Protecting Prisoners, Prison Staff and Visitors from COVID-19
25th of March 2020 – by Karen Kingham
The world is currently facing an unprecedented challenge in dealing with the coronavirus (COVID-19) pandemic. The World Health Organization’s prevention advice is simple; wash your hands, cough into your elbow, avoid touching your face, distance yourself at least one and a half metres from another person and if you feel unwell, stay at home. Above all, keep away from other people, or what is now termed ‘social distancing’.
For the general public, in theory, these measures should be relatively easy to adhere to. Although they are proving challenging enough, ‘social distancing’ in a prison environment is almost impossible, leaving prison staff, prisoners and visitors vulnerable.
Overcrowded, cramped conditions with little fresh air
Prison Reform International (PRI) in their recent briefing note, said “The difficulties in containing a large outbreak in detention facilities are clear. People in prison and the personnel who work with them are in close proximity and in many cases in overcrowded, cramped conditions with little fresh air. People in detention also have common demographic characteristics with generally poorer health than the rest of the population, often with underlying health conditions. Hygiene standards are often below that found in the community, and sometimes security or infrastructural factors reduce opportunities to wash hands or access to hand sanitizer – the key prevention measures recommended by the World Health Organization.”
If luxurious cruise ships were described during the initial outbreak of COVID-19, as “Floating Petri Dishes”, then it is not difficult to imagine the challenges prisons are facing. The numbers of infected prisoners around the world are increasing daily – A scary proposition for authorities to handle.
Most Countries have issued their own standards for their prisons. The Government of Iran temporarily released 70,000 prisons. Each prisoner had to test negative for COVID-19 and post bail before being released.
Fear of the unknown
The automatic first step taken by prison/detention authorities to prevent an outbreak of a disease is to limit contact with the outside world; generally, to stop visitations. In Italy, riots and protests erupted in 27 prisons when visiting rights were stopped, killing and injuring many prisoners and staff. In Colombia, riots broke out across 13 prisons, killing at least 23 prisoners and staff and injuring many more. These incidents and others around the world were triggered by fear of the unknown and the perceived helplessness of the prisoners.
The World Health Organizations interim guidance on how to deal with COVID-19 in Prisons, “Preparedness, prevention and control of COVID-19 in prisons and other places of detention” – lists advice concerning the risk of; communicating the disease, personal protection measures, use of masks, environmental measures, physical distancing measures, and staff returning to work. In all instances, the necessity of being closer than one meter from a prisoner, i.e. arrest, restraint, or interviewing, the minimum staff should wear are disposable gloves, medical mask, long-sleeved gown, and eye protection, i.e. face shield or goggles.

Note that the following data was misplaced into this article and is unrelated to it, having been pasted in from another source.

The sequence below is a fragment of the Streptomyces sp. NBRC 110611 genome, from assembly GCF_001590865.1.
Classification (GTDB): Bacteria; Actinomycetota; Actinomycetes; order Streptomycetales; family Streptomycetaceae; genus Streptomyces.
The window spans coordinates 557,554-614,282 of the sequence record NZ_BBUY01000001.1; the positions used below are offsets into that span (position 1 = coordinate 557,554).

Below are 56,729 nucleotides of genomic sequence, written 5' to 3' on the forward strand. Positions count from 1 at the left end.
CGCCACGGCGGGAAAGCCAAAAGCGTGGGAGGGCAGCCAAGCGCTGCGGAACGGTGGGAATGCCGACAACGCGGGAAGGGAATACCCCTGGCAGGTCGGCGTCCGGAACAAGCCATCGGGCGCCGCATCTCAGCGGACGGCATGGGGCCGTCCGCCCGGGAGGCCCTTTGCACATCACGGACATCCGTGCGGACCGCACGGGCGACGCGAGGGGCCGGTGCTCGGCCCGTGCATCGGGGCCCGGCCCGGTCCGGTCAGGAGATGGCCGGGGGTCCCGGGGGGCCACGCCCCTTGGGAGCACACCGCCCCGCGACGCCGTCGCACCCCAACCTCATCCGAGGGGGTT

Continuing the day to day running of the prison safely
During this time of crisis, the safety of the prisons is paramount and the typical day to day running of the prison needs to continue unhindered, and this includes checking inmates, staff, and visitors for any contraband; be that drugs, weapons, cell phones, or any other illegal items.
One of the main benefits of the Soter RS scanner is its ability to scan a person, internally and externally, remotely, even from another room, thereby alleviating the need for close contact, protecting operators, prisoners and visitors alike.
The ultimate alternative for intensive strip searches
The Soter RS is the world’s most advanced security X-ray system. It is a person X-ray system which combines ultra-low radiation with maximum visibility, revealing everything hidden inside human cavities or inside the human body. It is already used successfully in many prisons worldwide for scanning visitors, inmates, and prison staff.
The Soter RS body scanner can detect any contraband. Indeed, to date, it has identified; drugs/narcotics, weapons, cell phones, plastic items, metals, cash, gemstones, and other contraband. If it is hidden, the Soter RS can detect it; whether it is on, or in the body being scanned.
The Soter RS is the ultimate alternative for intensive strip searches, which threaten the health and safety of staff and prisoners, at this time, or costly visits to a hospital when our hospitals are already operating at maximum capacity.
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